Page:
New Factsheet Instructs Surge Irrigation Practices, How-To

   Experts with the University of Arkansas System Division of Agriculture and Mississippi State University have developed a factsheet about surge irrigation, the first of its kind in the south. 
   Surge irrigation is the intermittent application of water used to improve distribution uniformity along a furrow, said Christopher Henry with the Division of Agriculture Rice Research and Extension Center. Henry, along with Jason Krutz, an extension irrigation specialist at Mississippi State University, composed a factsheet about how to properly use surge irrigation. 
   Over the next couple of weeks, growers will continue to lay polypipe in all Arkansas crop regions, to irrigate fields and adapt their plans for surge irrigation to improve their bottom line, Henry said. 
   The purpose of surge irrigation is to irrigate soil without oversaturating it. The technique takes into account the different ways water infiltrates both dry and wet soil. The process reduces the amount of water for crops as much as 27 percent, Henry and Krutz said.
Some southern states, such as Mississippi, have water regulations that limit water use on a given crop in a year, which is why surge irrigation is important, Krutz said.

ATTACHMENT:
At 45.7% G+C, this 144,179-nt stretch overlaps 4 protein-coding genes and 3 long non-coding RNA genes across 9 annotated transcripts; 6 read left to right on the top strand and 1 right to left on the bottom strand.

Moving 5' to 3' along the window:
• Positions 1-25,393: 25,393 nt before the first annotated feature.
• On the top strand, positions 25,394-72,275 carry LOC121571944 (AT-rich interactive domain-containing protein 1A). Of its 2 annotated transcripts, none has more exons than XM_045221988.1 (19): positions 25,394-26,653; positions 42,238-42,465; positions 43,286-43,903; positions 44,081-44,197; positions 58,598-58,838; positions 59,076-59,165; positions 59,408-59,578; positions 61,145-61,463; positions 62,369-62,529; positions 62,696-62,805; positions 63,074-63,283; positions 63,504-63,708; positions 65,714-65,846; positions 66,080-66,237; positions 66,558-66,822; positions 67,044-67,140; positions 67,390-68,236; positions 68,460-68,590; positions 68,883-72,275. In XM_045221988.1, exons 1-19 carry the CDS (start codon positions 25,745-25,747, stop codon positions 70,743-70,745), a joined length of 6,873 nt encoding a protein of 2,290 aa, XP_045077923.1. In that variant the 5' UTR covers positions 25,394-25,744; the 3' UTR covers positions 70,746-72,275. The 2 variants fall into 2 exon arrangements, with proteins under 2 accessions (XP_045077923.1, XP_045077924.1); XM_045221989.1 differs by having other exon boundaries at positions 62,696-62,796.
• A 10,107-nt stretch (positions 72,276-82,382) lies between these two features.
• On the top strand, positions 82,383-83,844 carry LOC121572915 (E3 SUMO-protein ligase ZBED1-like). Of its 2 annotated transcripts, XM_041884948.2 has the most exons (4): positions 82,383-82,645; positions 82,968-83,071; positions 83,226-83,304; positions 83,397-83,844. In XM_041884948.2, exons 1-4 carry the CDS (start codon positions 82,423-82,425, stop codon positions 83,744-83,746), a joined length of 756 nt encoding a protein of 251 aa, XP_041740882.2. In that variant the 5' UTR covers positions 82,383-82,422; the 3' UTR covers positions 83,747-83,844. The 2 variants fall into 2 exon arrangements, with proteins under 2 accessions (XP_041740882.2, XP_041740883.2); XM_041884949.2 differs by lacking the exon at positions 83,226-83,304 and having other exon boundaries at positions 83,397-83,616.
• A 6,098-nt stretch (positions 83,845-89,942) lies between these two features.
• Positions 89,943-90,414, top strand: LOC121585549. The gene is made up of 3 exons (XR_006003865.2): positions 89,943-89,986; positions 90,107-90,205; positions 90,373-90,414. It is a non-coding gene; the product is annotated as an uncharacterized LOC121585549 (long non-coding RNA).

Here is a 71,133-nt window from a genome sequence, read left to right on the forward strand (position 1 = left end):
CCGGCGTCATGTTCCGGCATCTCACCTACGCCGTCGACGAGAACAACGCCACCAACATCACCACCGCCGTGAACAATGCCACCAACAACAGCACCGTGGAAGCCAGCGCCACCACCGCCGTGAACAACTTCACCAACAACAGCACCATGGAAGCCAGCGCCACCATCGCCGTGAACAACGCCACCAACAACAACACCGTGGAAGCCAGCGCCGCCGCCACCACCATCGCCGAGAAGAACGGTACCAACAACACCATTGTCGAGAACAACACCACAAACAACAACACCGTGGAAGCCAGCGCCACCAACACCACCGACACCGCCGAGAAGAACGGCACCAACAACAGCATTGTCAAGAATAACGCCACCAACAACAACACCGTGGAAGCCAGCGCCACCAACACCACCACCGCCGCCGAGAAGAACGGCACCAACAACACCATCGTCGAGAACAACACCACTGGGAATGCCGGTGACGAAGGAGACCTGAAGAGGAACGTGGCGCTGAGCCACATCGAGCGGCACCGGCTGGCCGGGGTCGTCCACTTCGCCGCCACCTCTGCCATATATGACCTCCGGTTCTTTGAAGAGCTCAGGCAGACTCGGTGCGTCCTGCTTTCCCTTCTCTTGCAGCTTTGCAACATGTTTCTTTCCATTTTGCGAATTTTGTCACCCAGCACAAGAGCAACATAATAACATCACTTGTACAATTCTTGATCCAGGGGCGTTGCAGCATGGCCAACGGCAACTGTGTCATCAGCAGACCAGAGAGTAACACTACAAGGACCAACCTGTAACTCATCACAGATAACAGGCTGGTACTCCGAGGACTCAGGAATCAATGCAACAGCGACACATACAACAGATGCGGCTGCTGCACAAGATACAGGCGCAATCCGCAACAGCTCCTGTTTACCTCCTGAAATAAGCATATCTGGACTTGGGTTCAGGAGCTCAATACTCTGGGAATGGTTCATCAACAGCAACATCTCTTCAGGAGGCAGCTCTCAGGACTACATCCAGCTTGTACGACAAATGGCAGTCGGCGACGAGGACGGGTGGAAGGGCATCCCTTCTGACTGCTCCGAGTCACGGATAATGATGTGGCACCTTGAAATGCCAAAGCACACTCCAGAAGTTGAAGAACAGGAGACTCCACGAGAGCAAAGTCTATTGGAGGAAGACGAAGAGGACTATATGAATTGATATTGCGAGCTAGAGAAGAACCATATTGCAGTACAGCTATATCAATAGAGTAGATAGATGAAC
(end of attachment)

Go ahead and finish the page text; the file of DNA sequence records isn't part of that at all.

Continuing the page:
Surge irrigation and the factsheet could have a strong impact on growers in Arkansas and other states, said Michael Hamilton, an irrigation instructor with the Division of Agriculture and an area irrigation specialist with the Natural Resources Conservation Service.
   Hamilton said he has seen some growers water their fields in 12-hour sessions, or “sets,” when it should take 24 hours to put the correct volume of water on the field. As a result, a significant amount of that water runs off the crop soil and into an adjacent furrow.
   Surge irrigation will help these growers with soak cycles so that water doesn’t go to waste, and it will increase the time between irrigation events to save water as well, Hamilton said. 
   Surge valves help control the irrigation. A grower can set valves based on his or her knowledge of the field being irrigated and data from the Division of Agriculture fact sheet. There are also moisture sensors that act as feedback mechanisms for adjusting the valves, designed to maximize irrigation effectiveness. 
   Dave Freeze, Greene County Cooperative Extension Service agent, said he found the fact sheet easy to use. Freeze, who helped review the fact sheet during the development process, used it for the first time in June on a 37-acre field at Massey Farms in Walcott. 
   “Some people don’t even know surge irrigation exists,” Freeze said. 
   Others can get frustrated with surge valves because they may not know how they work or how to program them, which is why the factsheet explains the definitions of the surge irrigation lingo and gives step-by-step instructions on how to set valves, Henry said.
   The factsheet can be found on the Division of Agriculture website
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